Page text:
• Use links sparingly and link directly to the post title
  8. Poor separation of content and design — Good theme should make good use of id and class attributes. It should have very little style declaration inside the template files itself. Also, CSS and JavaScript code should be in separate files and not included with the main HTML page.
  9. Inflexible (hard to modify) — Code should be clean, well formatted, and strategically commented. I have tried several themes in the past and there are some that are so hard to work with, I simply stop using them.
  10. Portable — One of the common problems I see when visiting blogs through a portable device (e.g., a blackberry) is bad rendering. Occasionally, I will see blog showing broken CSS code before I can get to the content. If you have an opportunity, check your site through a portable device and see for yourself. To get an idea on how your blog appears on text only or portable device, try Lynx Viewer.

I hope this post help you find your next theme. Before I go, I also want to share a really cool plug-in called Admin Theme Preview. This plug-in let your blog runs uninterrupted, while you can work on a new theme in the background.

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7 Responses to “How to Find the Right WordPress Theme”

  1. Mrs. Micah says:

    “Present main content first and sidebar(s) afterward”

    I’m trying to figure out how to make mine do this. Any thoughts?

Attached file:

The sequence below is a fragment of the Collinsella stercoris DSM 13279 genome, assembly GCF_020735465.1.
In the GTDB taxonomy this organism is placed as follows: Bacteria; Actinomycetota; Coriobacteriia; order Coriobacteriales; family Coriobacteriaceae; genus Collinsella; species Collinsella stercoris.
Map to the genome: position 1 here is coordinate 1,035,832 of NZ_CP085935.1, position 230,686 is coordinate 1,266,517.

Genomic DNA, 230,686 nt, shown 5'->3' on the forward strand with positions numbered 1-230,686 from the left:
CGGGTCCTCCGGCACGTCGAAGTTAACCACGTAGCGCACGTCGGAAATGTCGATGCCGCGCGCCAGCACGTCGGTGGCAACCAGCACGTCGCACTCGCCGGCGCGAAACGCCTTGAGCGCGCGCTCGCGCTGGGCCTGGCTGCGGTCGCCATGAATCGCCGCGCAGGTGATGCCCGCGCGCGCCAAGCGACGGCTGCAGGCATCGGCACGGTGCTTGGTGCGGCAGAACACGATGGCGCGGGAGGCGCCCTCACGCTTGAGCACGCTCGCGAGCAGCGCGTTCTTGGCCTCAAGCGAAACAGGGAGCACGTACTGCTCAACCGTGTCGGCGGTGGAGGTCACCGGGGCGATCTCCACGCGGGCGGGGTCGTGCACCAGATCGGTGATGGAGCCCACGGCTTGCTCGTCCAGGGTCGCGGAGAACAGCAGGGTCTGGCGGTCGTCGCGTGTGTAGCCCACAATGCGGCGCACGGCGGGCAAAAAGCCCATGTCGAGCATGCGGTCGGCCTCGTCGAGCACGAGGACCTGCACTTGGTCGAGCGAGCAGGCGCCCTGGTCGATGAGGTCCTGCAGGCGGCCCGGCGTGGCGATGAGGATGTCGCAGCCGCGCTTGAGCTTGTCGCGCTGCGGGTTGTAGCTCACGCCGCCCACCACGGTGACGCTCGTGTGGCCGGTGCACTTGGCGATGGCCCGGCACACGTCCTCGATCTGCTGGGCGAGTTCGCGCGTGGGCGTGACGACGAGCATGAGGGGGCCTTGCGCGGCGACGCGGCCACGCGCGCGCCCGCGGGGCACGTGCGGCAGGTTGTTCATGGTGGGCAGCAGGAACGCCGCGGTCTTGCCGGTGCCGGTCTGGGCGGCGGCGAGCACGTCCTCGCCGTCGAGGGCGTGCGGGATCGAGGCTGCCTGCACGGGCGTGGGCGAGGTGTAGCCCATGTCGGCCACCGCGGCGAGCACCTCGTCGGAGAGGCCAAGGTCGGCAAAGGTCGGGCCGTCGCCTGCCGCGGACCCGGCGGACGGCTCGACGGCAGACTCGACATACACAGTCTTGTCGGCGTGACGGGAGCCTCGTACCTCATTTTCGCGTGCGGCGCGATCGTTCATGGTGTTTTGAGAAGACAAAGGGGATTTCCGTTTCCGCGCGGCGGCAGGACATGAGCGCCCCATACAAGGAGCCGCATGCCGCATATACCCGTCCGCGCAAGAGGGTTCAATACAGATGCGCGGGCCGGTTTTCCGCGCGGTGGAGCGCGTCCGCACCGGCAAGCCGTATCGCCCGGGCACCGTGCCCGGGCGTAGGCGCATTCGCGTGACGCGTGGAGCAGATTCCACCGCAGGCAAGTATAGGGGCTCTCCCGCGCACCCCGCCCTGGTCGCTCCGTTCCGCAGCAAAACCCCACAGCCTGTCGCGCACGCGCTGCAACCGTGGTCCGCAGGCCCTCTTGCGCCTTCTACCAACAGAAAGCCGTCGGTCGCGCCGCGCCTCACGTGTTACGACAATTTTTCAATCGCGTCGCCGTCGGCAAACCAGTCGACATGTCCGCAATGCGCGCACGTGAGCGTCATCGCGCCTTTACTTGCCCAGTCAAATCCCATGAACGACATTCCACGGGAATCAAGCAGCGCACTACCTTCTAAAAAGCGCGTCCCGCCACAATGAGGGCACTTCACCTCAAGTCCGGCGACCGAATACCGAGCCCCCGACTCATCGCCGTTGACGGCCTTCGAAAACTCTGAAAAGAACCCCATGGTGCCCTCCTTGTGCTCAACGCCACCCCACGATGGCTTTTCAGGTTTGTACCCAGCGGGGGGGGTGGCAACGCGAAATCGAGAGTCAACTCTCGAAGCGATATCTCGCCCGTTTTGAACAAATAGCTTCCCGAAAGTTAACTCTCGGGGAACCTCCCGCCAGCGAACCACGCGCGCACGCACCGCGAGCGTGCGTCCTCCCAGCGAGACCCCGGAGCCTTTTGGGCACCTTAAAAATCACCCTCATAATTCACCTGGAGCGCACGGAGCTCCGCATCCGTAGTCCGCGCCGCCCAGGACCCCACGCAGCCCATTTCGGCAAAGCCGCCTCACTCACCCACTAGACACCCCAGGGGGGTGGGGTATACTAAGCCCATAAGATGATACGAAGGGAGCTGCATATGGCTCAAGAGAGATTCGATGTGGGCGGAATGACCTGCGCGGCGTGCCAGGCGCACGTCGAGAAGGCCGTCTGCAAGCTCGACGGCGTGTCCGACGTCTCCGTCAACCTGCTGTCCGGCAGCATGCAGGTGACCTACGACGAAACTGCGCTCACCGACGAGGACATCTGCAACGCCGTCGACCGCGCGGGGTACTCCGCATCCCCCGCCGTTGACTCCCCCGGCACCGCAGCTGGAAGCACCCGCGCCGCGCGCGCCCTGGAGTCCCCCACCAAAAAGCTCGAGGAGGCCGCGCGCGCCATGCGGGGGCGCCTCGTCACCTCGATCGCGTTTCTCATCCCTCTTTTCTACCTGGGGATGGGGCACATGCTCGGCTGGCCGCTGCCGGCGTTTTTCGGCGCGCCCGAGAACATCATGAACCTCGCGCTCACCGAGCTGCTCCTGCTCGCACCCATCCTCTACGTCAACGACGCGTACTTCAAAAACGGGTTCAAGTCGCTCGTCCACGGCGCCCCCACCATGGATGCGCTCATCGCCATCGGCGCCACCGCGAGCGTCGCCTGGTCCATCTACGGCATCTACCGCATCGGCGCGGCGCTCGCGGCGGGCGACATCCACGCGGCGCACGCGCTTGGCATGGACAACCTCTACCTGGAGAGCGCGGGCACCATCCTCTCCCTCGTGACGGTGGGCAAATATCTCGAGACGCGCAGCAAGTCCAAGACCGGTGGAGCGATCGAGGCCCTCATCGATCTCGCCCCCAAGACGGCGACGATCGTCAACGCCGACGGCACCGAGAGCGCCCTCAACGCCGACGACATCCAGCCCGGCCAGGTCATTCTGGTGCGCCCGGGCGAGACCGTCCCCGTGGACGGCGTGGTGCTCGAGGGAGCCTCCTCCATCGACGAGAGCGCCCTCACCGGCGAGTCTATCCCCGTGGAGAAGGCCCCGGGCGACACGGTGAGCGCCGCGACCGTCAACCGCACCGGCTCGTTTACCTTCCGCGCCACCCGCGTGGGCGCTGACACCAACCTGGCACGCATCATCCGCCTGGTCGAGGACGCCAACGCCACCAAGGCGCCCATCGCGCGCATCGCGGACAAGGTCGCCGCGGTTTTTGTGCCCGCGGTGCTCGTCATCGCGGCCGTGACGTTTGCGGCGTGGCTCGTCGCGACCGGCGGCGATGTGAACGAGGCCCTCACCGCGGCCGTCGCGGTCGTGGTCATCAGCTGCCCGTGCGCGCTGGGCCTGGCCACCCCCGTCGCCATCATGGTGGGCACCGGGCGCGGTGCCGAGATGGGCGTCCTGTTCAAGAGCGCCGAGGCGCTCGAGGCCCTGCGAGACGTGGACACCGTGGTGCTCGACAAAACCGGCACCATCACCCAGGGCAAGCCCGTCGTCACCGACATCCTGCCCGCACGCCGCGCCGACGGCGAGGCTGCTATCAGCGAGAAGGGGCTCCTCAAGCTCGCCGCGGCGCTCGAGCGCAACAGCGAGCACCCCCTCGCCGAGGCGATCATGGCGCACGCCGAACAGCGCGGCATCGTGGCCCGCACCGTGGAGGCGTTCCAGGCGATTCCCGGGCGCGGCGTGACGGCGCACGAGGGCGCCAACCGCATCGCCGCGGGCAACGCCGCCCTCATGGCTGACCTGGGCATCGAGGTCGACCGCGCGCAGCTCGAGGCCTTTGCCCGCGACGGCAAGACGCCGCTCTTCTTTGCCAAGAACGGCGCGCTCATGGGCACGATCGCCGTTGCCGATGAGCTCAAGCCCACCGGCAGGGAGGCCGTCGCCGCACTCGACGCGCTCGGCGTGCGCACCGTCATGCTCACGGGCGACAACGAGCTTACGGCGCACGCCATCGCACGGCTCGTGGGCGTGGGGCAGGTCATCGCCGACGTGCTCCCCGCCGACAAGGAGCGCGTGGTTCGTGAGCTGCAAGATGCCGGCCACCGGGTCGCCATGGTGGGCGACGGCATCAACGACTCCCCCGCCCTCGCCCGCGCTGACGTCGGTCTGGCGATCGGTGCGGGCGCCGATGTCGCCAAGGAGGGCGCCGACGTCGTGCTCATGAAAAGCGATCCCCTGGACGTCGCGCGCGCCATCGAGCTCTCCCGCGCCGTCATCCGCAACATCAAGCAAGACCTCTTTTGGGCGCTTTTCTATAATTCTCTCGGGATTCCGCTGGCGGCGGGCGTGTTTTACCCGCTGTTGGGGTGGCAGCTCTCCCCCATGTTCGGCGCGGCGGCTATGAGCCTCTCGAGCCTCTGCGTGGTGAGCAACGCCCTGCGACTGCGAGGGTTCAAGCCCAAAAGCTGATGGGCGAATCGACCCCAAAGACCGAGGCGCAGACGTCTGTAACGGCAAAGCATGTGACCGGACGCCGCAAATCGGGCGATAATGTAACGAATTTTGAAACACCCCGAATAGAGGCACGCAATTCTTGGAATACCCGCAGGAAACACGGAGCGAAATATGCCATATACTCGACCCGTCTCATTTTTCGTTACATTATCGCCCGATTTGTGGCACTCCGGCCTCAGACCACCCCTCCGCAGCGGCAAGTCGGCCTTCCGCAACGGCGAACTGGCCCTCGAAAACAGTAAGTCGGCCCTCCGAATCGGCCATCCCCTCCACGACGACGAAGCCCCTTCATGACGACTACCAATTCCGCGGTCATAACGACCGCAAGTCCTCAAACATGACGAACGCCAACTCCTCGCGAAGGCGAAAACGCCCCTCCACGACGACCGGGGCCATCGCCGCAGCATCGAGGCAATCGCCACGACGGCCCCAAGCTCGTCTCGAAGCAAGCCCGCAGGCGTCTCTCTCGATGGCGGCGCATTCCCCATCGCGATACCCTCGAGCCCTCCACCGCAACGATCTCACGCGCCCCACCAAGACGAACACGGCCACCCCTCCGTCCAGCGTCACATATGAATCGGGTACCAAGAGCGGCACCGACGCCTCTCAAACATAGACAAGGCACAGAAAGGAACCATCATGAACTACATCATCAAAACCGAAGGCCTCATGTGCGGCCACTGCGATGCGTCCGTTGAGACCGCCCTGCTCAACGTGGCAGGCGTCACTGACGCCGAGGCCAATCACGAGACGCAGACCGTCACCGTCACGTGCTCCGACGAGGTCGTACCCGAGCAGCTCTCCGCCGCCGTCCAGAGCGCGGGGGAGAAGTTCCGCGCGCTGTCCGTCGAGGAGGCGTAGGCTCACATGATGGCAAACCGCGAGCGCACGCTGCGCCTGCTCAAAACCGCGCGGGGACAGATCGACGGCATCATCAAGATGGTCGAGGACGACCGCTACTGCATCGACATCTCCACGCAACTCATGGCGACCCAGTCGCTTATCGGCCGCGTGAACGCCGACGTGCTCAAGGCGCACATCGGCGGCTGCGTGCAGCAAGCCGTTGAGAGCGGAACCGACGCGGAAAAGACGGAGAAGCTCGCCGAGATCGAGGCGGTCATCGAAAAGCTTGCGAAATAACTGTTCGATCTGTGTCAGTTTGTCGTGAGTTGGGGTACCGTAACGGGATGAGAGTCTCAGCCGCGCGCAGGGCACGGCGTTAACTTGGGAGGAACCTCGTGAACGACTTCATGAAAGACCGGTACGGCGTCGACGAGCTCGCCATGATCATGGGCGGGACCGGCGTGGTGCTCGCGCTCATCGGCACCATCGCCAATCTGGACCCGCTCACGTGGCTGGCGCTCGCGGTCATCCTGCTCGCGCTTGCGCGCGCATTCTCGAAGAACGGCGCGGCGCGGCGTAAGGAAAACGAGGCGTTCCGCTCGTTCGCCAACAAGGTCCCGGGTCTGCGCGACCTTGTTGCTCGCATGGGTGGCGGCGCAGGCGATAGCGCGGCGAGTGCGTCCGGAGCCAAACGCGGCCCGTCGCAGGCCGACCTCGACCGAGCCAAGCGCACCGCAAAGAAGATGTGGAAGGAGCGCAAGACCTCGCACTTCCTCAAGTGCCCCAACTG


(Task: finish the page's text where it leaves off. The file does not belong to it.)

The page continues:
2. Pinyo says:

    Typically, this is done by changing your template file and move the

    for the main content on top of

    for the sidebar. On some templates, this will cause the design to break, and additional CSS adjustments are needed.

    I’ll see if I can look at it for you tonight. However, sometimes it’s just easier to find a theme that already does this out of the box.

  3. Four Pillars says:

    I’ve read that some bloggers pay for themes. Do you think this is worthwhile? How much do themes typically cost?


  4. Jeremy says:

    The Portable aspect of a blog is my major concern, and that is what I am currently working on, although new to blogging, a site that doesn’t take in account smart phone users is awful. I tend to browse on my BlackJack more so than my PC, due to my career. I think it is something most web designers overlook as a whole across the internet.

    I have looked through many WordPress themes that would ‘fit’ my blog, but really haven’t found one yet. Soon enough, once other projects clear, I plan to make a customize template for myself, I will be sure to keep these in mind, although all points made could be used for any site in general really. Great article.

  5. Pinyo says:

    @FourPillar – If you find a theme that you really like, I think it’s worth paying the author for his time and effort.

    However, I would say ask the author where you can find a sample — i.e., a client site — so that you can inspect the code to see if it contains any of the flaws mentioned here. This way, you don’t end up paying for something that’s not good.

    @LOD – Thank you.

    @Jeremy – Yes, I think portability will become even bigger as we move forward. Think iPhone, Blackberry, SmartPhone, Palm devices, etc.

    Thank you for the compliment.